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How CIA Agent, Raymond Davis, Revealed Pakistan’s Slavery to America

  1. Raymond Allen Davis is a former United States Army soldier, private security firm employee, and contractor with the Central Intelligence Agency (CIA).
  2. On January 27, 2011, Davis killed two men in Lahore, Punjab, Pakistan. Slide 3 – A car coming to aid Davis killed a third Pakistani man, Ibadur Rahman, in a “hit and run” while speeding on the wrong side of the road.
  3. Davis was jailed and criminally charged by Pakistani authorities with double murder and the illegal possession of a firearm.
  4. The incident led to a diplomatic furor and a supposedly deterioration in Pakistan–United States relations.
  5. President Barack Obama asked Pakistan not to prosecute Davis and recognize him as a diplomat, stating, “There’s a broader principle at stake that I think we have to uphold.”
  6. Some Pakistani officials disputed the claim of immunity from a murder charge, asserting that Davis was involved in clandestine operations, and questioned the scope of his activities in Pakistan.
  7. Pakistani Foreign Minister Shah Mehmood Qureshi stated that, according to official records and experts in the Foreign Office, Davis was “not a diplomat and cannot be given blanket diplomatic immunity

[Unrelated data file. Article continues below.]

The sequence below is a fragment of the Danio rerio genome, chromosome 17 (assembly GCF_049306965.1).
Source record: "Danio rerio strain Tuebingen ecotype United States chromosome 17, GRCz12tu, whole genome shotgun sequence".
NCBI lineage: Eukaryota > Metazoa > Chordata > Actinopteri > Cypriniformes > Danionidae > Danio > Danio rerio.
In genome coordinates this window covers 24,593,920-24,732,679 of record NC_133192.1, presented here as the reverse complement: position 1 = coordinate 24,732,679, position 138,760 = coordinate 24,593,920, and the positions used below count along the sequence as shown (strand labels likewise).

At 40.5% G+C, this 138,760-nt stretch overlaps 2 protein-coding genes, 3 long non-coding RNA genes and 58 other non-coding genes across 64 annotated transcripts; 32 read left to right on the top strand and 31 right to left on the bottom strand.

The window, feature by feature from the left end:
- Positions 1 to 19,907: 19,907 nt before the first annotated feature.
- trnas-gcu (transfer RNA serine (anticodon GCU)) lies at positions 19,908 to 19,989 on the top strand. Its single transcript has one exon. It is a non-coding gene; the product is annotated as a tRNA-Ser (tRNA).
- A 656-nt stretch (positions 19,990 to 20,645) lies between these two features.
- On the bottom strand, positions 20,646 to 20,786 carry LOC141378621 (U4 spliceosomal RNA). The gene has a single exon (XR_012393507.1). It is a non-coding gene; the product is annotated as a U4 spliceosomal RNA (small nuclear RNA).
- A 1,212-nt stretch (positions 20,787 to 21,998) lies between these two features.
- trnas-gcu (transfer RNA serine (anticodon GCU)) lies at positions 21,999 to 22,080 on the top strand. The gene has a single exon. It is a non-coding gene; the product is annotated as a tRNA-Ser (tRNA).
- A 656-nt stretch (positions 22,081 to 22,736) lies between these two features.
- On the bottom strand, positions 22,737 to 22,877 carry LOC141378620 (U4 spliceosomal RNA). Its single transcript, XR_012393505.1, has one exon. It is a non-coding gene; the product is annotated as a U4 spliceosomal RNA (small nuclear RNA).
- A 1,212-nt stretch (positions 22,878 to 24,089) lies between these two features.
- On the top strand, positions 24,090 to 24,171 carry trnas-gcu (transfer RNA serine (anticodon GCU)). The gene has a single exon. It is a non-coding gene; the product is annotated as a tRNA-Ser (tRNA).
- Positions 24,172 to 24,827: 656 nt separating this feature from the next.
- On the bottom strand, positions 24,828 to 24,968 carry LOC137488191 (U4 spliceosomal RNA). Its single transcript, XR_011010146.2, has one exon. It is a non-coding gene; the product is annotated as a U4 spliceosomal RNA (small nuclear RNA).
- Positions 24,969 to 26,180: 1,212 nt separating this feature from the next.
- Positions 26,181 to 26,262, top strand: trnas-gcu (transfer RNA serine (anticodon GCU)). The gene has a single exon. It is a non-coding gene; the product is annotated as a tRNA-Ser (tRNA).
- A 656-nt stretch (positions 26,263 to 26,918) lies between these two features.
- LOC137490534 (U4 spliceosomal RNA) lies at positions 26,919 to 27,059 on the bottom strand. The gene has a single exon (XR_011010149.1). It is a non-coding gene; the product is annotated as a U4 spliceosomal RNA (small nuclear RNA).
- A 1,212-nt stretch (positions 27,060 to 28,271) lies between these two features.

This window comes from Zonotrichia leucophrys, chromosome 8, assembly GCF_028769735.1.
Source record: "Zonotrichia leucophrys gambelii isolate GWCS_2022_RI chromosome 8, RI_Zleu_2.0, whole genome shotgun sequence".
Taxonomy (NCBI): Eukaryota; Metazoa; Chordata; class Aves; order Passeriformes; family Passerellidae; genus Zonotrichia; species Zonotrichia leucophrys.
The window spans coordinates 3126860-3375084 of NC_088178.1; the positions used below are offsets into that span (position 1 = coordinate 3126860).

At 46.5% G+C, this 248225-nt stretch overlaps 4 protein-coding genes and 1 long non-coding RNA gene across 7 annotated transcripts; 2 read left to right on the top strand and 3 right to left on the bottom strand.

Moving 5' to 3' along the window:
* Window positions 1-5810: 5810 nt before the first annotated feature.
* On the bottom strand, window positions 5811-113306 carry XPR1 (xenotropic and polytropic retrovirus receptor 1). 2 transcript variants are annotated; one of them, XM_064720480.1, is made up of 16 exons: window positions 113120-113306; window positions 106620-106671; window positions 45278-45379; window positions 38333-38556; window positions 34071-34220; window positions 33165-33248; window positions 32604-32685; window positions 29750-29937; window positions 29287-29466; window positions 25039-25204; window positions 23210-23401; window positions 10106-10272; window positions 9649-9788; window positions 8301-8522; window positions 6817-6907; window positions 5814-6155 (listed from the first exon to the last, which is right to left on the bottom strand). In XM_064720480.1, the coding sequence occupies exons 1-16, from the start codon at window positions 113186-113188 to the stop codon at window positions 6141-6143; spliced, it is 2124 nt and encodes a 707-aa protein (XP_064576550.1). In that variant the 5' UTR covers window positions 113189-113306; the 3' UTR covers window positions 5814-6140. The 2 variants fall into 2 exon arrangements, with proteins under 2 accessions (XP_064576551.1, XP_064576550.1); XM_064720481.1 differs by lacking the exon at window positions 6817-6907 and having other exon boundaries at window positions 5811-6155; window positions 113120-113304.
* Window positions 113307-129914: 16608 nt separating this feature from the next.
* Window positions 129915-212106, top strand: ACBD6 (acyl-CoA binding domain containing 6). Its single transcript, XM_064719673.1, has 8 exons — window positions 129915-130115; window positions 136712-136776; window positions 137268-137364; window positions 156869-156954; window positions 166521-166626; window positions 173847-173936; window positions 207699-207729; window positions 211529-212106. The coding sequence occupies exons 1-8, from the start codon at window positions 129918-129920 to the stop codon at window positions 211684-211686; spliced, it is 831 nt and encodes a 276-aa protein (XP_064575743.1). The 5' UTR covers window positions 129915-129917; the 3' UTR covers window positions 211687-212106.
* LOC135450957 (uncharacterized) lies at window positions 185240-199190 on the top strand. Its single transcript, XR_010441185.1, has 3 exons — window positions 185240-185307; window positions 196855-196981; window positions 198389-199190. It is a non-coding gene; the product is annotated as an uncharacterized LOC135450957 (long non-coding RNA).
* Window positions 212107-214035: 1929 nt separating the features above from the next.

8. The incident led to widespread protests in Pakistan demanding action against Davis. Slide 10 – Almost a month after the incident, U.S. officials revealed Davis was a contractor for the CIA
  9. Davis was checkmated. He had neither qualified for immunity nor his team had any diplomatic option left for the acquittal.
  10. So to fulfil American demands the Pakistani Courts fuliflled American interests in the name of Islam by putting him through a “Shariah” Court
  11. Davis was pardoned in exchange for $2.4 million blood money. “
  12. The Pakistani Government was heavily criticised for releasing Raymond Davis.
  13. The Davis debacle is a disaster for the Pakistan government, whose handling has been characterised by bungling and division, and highlights the country’s pathological relationship with America
  14. He recently released a book in which he said ““I don’t regret shooting those two men in Lahore. I believe it was an appropriate response to a life-threatening situation. But I do regret the turmoil it created.”

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